Question 1: Is there a difference in religious or existential well-being between those with heart failure who are treated medically and those who have undergone heart transplant? The data showed that persons who had undergone transplant had slightly higher scores of religious well-being and existential well-being than did persons who were treated medically, but the difference was not statistically significant. Question 2: Is there a gender difference in religious well-being or existential well-being? Women had slightly higher scores of religious well-being and existential well-being than did men, but the difference was not statistically significant. Question 3: What is the relative importance of spirituality in these patients' lives? Respondents indicated that participating in religious activities was "moderately important" to the overall quality of their lives, but that fulfilling spiritual needs was slightly more important, "nearer the 'quite important' rating" [p. 16]. Question 4: Is the relative importance of spirituality related to religious or existential well-being? The importance of fulfilling spiritual needs was significantly correlated with both the Religious Well-Being and the Existential Well-Being subscales of the SWBS, but the need to participate in religious activities was not significantly correlated with the Existential Well-Being subscale. Question 5: What are the relationships between religious well-being and existential well-being and global, heath-related, and disease-specific measures of quality of life in persons with heart failure treated medically or with transplant? "Existential well-being had a slightly stronger relationship with global quality of life than did religious well-being The combined spirituality score predicted 24% of the variance in quality of life" [p. 17].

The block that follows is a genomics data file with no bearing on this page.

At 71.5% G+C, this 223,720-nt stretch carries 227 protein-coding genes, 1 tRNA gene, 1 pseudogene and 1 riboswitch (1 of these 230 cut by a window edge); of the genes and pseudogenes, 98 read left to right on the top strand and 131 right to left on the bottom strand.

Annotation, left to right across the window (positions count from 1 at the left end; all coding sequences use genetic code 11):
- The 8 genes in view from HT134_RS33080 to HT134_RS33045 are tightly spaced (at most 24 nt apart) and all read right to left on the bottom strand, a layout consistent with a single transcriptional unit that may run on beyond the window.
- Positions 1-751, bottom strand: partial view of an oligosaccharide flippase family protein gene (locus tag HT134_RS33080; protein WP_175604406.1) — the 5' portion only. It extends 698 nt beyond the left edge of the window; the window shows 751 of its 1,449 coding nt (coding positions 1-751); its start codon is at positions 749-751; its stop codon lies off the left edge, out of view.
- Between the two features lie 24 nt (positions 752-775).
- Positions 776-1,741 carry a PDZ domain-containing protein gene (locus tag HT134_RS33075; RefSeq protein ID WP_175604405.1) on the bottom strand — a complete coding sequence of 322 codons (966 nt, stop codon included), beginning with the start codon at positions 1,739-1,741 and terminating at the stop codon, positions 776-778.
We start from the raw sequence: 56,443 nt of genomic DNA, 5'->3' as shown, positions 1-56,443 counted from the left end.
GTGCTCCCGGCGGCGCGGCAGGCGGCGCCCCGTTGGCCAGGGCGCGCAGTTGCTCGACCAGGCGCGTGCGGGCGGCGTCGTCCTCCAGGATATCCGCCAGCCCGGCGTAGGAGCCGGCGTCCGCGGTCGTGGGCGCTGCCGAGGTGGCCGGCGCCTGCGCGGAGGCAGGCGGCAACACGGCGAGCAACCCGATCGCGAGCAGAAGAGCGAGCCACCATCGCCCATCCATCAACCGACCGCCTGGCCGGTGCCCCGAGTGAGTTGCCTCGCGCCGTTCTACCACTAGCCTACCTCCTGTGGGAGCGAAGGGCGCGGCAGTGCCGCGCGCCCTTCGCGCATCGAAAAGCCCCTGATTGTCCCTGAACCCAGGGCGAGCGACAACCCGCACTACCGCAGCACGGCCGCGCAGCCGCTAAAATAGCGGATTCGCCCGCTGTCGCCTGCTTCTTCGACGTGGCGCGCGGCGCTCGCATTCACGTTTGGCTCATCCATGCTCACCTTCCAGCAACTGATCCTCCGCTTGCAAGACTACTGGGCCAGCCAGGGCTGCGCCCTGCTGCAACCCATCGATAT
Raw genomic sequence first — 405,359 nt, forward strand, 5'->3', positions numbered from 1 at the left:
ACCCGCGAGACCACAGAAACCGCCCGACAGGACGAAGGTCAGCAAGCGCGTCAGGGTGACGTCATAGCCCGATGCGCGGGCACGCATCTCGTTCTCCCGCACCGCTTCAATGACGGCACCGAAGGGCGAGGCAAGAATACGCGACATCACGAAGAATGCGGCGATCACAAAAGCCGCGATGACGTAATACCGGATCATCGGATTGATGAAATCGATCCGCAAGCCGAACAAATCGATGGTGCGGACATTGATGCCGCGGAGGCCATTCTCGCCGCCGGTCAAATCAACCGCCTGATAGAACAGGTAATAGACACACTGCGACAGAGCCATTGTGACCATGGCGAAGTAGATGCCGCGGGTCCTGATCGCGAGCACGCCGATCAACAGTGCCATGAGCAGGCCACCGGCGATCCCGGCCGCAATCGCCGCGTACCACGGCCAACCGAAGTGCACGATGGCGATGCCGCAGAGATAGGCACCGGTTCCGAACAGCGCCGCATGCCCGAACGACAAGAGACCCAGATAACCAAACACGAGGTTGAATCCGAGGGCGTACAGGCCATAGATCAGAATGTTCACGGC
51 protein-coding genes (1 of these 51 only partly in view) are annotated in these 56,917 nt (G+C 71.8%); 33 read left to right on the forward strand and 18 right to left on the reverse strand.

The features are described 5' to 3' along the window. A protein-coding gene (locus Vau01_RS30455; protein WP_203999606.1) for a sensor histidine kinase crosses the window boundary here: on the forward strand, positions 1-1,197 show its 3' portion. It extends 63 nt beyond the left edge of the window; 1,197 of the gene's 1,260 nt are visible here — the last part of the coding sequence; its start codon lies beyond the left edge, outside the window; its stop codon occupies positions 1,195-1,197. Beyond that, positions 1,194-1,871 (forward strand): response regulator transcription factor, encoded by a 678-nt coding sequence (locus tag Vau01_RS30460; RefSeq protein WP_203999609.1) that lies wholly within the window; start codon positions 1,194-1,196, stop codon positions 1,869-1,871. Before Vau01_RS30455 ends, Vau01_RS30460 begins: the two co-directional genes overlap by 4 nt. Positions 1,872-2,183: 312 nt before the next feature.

The authors note that there do seem to be differences between what is measured by the two subscales of the SWBS, and that this suggests that existential well-being and religious well-being are distinct constructs. On this point, they make reference to the findings of our second article, by Tuck, McCain, and Elswick.

In their study of 52 men with HIV, Tuck, et al. found that "spirituality as measured by the Existential Well-Being (EWB) subscale of the Spiritual Well-Being Scale [SWBS] was positively related to quality of life, social support, effective coping strategies and negatively related to perceived stress, uncertainty, psychological distress and emotional-focused coping" [p. 776, abstract]. The battery of measures used, in addition to the SWBS, were the Spiritual Perspective Scale and the Spiritual Health Inventory. Significantly, the Existential Well-Being subscale of the SWBS was found to be the scale that best captured the relationships between spirituality and health. Thus, the authors especially recommend the use of the Existential Well-Being subscale for future research into spirituality and health.